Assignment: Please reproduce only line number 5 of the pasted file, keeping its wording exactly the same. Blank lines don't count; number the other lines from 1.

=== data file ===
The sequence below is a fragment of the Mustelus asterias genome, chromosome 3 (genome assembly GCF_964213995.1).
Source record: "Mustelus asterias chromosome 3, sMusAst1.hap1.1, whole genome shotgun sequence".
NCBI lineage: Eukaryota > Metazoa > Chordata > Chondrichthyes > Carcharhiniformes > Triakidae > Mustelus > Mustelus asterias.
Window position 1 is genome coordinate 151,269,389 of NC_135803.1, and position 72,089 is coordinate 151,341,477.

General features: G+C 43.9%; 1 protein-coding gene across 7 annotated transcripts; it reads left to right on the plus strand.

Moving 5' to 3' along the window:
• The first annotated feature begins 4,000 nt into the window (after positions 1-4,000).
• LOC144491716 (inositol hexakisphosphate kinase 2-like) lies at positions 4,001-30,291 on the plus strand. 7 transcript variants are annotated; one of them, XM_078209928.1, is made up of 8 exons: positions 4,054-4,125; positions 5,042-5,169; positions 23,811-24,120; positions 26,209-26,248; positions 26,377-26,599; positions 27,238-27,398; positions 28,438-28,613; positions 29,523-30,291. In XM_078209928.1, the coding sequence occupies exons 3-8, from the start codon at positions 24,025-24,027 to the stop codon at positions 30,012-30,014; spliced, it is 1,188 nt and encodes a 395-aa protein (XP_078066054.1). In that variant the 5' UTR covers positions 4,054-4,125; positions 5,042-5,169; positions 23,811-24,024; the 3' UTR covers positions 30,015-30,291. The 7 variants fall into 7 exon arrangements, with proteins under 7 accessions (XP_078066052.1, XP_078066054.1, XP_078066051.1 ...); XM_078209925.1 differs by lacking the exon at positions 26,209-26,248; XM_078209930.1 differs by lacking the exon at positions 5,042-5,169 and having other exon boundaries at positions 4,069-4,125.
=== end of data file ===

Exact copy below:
General features: G+C 43.9%; 1 protein-coding gene across 7 annotated transcripts; it reads left to right on the plus strand.